Week 12 - I got in 6 workouts (4 runs - 4.6, 9, 5.1, and 18 miles - total - 36.7 miles), 1 ride, and 1 swim).  I was so fatigued that I only rode 12 miles (2 loops of Central Park) the day after my long run.  It felt good to get a "recovery" ride in, but 42 minutes was enough.  I've accepted that I'm going through a tough period of workouts and when I do I try to keep my workouts limited to my marathon training only.  I've noticed my fitness improving, as my heart rate has been lower lately and I have been getting faster.  For one 5 mile run this week, I planned on running around 8:45-9:00 for the entire run, but I felt good so I ended running the last few miles in the low 7s/high 6s and still had more in the tank.

I ran 12 of the 18 miles of my long run on Saturday with BGR, which was great.  I ended up running 3 Harlem Hills, which was tough, but hopefully this hill work will benefit me for the flat Chicago Marathon course.

When we were on our long run, there was a guy juggling while he was running.  Naturally, I started talking to him.  I asked him if he runs entire marathons while juggling, and he said yes.  I asked him how fast and he said around 4:50 (although his goal is a little faster than that).  Pretty impressive if you ask me!  I asked him if I could take his picture and he said yes, so check it out.

Week 13 - 5 runs (5, 9, 5, 14.21, 4 - 38 miles for the week) and 1 race (Greenwood Lake triathlon - 0.5 mile swim, 17.9 mile bike, 4 mile run).  I reduced my schedule to running only plus the tri race at the end of week 13. Other than that, I didn't bike or swim during week 13 at all. I think sometimes "less is more", so I tried to train that way for week 13 and it definitely resulted in a strong race for me. One of the things I love about racing is that there are always things to improve upon, and the triathlon is great for that.   Overall a great week.  I feel like I am getting more fit and peaking at the right time for the Chicago Marathon (for my previous 2 marathons I peaked way too early, about halfway through training.  This year, I've been focused on an easier, more gradual build up).  Sunrise is around 6:25 A.M. these days, so some of my runs are now in the dark.   There's not much better than seeing the sun rise in Central Park while running.  It is beautiful.

My Running Song of the Week
As I mentioned before, I am really into listening to music when I run (although triathlons don't allow music so I did the Greenwood Lake tri without it).  It pumps me up, plus I just love music.  Lately, I've been getting into Motorhead, and my current favorite song is called "Killed by Death".  It rocks, I really can't believe that this song was written in 1984 and I never heard it until 2010.  The song sounds like it was written today and the guitar solos rock! Take a listen.....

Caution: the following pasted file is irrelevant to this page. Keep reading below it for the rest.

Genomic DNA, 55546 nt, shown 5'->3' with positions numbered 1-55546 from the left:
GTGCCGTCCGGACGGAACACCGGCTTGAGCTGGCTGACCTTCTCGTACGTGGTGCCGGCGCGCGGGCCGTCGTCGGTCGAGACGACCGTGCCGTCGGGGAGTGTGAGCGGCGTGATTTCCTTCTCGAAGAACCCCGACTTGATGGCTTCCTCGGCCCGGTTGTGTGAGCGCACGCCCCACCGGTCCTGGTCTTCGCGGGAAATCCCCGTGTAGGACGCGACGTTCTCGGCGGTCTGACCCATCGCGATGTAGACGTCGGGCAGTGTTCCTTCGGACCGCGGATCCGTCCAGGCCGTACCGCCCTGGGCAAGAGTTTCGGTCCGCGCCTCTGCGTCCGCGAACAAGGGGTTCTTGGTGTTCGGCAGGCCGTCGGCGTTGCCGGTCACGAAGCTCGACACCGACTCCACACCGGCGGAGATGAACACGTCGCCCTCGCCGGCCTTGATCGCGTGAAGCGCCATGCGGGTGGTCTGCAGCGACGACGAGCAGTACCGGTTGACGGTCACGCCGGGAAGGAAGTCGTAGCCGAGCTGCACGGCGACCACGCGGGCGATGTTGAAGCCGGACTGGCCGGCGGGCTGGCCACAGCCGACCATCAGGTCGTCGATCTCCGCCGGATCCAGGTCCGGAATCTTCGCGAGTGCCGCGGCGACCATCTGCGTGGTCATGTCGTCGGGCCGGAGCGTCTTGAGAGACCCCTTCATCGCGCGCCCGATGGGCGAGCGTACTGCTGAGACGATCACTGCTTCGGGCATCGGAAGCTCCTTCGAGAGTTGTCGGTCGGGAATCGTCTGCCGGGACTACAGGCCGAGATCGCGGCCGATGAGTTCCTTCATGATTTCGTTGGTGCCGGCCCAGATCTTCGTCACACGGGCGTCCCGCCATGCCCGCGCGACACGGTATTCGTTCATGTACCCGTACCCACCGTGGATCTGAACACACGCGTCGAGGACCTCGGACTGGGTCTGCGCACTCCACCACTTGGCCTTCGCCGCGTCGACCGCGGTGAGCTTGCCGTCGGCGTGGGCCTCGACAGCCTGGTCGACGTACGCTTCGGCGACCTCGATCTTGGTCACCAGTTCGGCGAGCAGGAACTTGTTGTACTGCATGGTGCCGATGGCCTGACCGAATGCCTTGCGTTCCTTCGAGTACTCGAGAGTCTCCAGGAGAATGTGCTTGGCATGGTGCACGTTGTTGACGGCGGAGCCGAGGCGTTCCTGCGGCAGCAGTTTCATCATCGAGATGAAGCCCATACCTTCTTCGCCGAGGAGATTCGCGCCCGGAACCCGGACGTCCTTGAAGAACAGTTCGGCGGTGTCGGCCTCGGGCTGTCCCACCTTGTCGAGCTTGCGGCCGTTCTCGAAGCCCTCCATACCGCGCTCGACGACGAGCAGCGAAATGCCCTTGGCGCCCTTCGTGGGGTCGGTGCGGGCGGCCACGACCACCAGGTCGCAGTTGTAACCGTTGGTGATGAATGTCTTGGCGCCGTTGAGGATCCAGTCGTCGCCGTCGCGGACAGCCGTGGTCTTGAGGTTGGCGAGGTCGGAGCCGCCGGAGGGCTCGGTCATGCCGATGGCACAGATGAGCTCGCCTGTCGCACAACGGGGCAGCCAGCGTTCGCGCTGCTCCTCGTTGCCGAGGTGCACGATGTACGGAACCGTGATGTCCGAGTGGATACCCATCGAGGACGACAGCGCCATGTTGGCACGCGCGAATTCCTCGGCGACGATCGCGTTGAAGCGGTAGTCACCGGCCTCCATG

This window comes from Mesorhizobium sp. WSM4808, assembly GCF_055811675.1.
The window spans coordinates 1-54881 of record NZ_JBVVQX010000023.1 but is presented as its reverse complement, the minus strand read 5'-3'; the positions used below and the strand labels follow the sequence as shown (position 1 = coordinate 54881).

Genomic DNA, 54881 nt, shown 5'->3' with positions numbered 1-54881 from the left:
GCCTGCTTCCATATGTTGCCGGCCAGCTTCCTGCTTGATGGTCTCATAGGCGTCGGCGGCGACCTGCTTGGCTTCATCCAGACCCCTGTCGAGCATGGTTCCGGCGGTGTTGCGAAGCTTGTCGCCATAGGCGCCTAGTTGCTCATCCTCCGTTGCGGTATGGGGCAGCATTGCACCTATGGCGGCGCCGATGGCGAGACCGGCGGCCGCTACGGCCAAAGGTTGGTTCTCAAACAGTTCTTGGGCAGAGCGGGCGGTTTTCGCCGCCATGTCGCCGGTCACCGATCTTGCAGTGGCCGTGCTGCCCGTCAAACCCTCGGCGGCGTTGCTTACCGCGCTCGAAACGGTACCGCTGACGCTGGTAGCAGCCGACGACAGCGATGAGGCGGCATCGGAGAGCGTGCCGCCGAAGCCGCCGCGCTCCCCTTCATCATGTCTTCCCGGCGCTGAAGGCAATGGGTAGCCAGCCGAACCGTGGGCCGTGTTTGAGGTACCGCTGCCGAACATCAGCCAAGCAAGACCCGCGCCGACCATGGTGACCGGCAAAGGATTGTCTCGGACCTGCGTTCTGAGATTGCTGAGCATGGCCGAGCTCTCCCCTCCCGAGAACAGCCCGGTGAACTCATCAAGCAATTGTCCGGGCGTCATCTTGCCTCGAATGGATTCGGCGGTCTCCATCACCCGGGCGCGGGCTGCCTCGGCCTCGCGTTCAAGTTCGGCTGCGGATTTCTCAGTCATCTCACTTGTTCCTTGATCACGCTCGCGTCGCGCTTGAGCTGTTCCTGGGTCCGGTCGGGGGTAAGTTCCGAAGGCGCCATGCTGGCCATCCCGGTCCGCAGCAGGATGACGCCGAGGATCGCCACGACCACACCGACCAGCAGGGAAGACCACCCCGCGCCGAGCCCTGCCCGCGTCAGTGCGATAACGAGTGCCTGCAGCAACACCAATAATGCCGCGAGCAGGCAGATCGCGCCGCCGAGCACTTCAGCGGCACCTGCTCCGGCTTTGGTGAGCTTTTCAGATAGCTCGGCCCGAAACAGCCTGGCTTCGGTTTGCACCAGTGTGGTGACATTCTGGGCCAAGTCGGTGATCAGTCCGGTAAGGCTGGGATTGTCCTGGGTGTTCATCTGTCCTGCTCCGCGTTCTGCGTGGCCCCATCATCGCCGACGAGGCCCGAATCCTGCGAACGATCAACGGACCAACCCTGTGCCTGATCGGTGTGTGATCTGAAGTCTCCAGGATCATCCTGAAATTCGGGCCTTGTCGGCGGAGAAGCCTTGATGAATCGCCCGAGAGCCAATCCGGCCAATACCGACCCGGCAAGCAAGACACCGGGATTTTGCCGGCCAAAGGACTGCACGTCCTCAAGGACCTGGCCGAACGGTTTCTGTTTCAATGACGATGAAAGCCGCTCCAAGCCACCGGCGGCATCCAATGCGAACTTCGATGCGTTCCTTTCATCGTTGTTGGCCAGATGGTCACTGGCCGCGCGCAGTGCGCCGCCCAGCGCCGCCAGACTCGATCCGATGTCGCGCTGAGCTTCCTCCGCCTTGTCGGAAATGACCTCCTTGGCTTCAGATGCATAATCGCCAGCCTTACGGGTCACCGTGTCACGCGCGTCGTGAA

Recently, my brother John found some old pictures of our dad's (he passed away in 2006).  I love this one!  It was in the Kenosha News around 1977.  Our dad used to write his bike to work everyday.  He would have loved to see me doing marathons and triathlons.

Want somebody to do a triathlon with?  Perhaps the bike below would be helpful?  Thanks to PN for this picture.

Sunday, September 12, 2010

Greenwood Lake Triathlon Race Report - My Second Triathlon

Today, 9/12/10, I did my second triathlon.  I had a blast!  I scheduled this race about 3 months ago.  Over the last week, I have been extremely fatigued due to marathon training.  I ran 14.21 miles before work on Friday morning so I could take yesterday off (the day before the tri).  That ended up being a good move, as I didn't feel fatigued at all today during or after the race (in fact, after the race, I felt refreshed, it was nice change of pace from my marathon training).  I was so tired Friday during my long run that I considered dropping out of today's race.  I'm really glad I didn't.

Triathlon Distances today - 0.5 mile swim, 17.9 mile bike, 4 mile run

I picked this race because my friend MH did this race about 6 or 7 years ago and he recommended it.  We both did the race today.  It was great - he drove and knew where to go, so I got to enjoy the ride (which was much more pleasant than driving an hour and 10 minutes north by myself).  I was up at 4:59 A.M, MH picked my up at 5:48 A.M. and we arrived at the race site around 7:00 A.M.  The race started at 8:30 A.M. and we were home by 12:30 P.M.

The weather was great today - around 60 degrees at the start of the race, water temps probably in the low 70s (that's a guess, the water felt nice).  It was cloudy and drizzled during the run, which was refreshing.